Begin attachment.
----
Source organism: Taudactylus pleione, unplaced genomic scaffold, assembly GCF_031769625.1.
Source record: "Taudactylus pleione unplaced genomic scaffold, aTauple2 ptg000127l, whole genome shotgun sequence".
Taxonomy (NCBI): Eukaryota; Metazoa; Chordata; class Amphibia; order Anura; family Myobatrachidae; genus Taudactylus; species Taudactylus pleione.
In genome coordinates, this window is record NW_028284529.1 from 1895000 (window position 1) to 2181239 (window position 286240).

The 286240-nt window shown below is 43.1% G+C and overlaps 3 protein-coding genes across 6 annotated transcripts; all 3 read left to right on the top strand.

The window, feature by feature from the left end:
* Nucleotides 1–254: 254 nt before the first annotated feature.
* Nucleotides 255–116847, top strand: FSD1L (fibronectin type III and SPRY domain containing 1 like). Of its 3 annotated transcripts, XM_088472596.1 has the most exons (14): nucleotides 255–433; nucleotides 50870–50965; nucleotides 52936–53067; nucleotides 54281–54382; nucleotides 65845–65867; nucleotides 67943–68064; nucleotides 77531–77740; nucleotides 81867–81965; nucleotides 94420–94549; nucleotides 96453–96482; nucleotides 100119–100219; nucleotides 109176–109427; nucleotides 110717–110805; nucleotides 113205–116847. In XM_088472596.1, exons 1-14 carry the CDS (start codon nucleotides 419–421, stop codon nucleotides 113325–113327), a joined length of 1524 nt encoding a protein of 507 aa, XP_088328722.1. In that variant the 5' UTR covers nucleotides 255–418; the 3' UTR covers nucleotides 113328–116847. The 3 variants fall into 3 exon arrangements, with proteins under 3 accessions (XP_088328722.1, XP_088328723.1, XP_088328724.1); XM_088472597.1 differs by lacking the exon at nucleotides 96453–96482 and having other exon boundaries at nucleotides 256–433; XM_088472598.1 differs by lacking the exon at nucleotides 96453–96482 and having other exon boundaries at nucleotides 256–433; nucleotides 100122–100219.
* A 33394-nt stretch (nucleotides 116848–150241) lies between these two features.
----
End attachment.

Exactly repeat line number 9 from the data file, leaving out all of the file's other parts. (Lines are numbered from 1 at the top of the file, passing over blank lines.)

* A 33394-nt stretch (nucleotides 116848–150241) lies between these two features.